By Elizabeth Klemm
Being sick from food poisoning for a week sounds bad enough to most people, but what if the infection lasted 15 years? This was the experience of one unlucky patient with a severe and prolonged infection with the bacterium Salmonella Enteritidis. The rare combination of an immunocompromised individual and a hyper-mutating bacterium produced a remarkably fast example of host-adaptation by the Salmonella bacterium.
By sequencing the S. Enteritidis bacterial genome from the patient over time we learned how other host-adapted strains of Salmonella may have evolved, such as S. Typhi, which causes typhoid fever. The genomic information also helped doctors treat the patient.
The patient first came to the hospital with a high fever and rash in 1995, and doctors diagnosed a blood-bourne bacterial infection. The bacterium was identified as S. Enteritidis using antibodies that recognise different Salmonella serotypes. Right away the doctors knew something was unusual about this case: S. Enteritidis typically stays in the gut and causes gastroenteritis, but this Salmonella was found in the blood.
Testing of the patient’s DNA revealed that the patient was deficient for a subunit of the IL-12 receptor (IL-12R-β1). This is a key receptor involved in stimulating the production of IFN-γ (interferon-γ), which revs up the immune system to fight infection. Deficiency of IL-12R-β1 would account for why the Salmonella was able to escape from the gut into the blood stream and cause a systemic infection.
The patient was given IFN-γ and antibiotics, a treatment that has been effective for other patients with the same condition. Unfortunately, this patient did not respond to the treatment and made over 50 return visits to the hospital. At each episode S. Enteritidis was isolated from the patient’s blood, although the symptoms became less severe.
At this stage, the doctors from Addenbrooke’s Hospital approached our group at the Wellcome Trust Sanger Institute to shed some light on the problem. We conducted whole genome sequencing on the Salmonella isolates collected over 10 years from this patient. Expecting the isolates to be genetically very similar to each other, we were surprised to see that they were mutating at an extremely high rate. We were able to trace back the bacterial “family tree” to a single infection of S. Enteritidis from a strain called PT4. This is the same strain linked to the Salmonella epidemic in the UK in the 1990s caused by contaminated eggs.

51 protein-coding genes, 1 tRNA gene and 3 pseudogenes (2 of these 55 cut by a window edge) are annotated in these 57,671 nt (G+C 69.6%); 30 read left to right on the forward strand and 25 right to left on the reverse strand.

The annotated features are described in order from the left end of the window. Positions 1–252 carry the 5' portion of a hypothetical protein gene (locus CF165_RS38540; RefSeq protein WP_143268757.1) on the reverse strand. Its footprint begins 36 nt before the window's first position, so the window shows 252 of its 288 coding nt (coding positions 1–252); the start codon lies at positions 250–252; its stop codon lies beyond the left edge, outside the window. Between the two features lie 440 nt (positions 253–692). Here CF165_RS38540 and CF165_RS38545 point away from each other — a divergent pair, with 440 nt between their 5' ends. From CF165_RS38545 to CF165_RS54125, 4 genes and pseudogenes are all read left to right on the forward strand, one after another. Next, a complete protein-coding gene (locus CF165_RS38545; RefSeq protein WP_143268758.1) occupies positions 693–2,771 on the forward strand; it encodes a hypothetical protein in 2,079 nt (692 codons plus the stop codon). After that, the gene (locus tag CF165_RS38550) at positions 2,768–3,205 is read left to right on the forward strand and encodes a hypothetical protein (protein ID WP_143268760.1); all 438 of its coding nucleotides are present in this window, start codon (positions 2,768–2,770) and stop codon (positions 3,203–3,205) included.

In fact, the genomes of these patient isolates differed from one another by as many as 600 single nucleotide polymorphisms (SNPs) and from the most recent common ancestor by nearly 1,000 SNPs. For reference, isolates of “normal” S. Enteritidis only differed by around 80 SNPs. We were able to show that the hyper-mutating phenotype was due to a loss-of-function mutation in the mutS mismatch DNA repair gene in the patient isolates. The remarkable level of mutation is similar to the number of SNPs acquired by Salmonella Typhi since divergence from its most recent common ancestor thousands of years ago - compared to just 15 years in this patient.
Looking more closely at the genetic differences in the patient isolates, we found numerous genes with severe mutations that would render them inactive: “pseudogenes”. Gene inactivation and deletion, called genome degradation, is commonly observed during host adaptation. Indeed, we were able to observe genome degradation in the Salmonella from this patient and we defined the specific repertoire of pseudogenes as a signature of host adaptation.
The selective pressures to maintain gastrointestinal-specific genes disappeared once the bacterium had moved into the blood and other organs. Hence, many of the genes involved in pathways required for the bacterium to survive in the gastrointestinal tract had been disrupted in these patient isolates, as in other host-adapted Salmonellae, including S. Typhi.
This unique set of conditions could never be replicated in a lab experiment. The self-limiting gastroenteritis S. Enteritidis evolved rapidly to a host-adapted, phenotypically and genetically distinct bacteria within a single host. Not only were we able to use this opportunity to observe evolution in real-time, this research also had great benefits for the patient. Realising that the hypermutating phenotype made the bacterium a moving target, the doctors tried alternative treatments. After the patient received a bone marrow transplant, the Salmonella infection was resolved, and has not recurred since.
Elizabeth Klemm is a post doctoral fellow at the Wellcome Trust Sanger Institute, who is working in the group of Gordan Dougan.
- Elizabeth J. Klemm et al. (2016) Emergence of host-adapted Salmonella Enteritidis through rapid evolution in an immunocompromised host. Nature Microbiology. DOI: 10.1038/NMICROBIOL.2015.23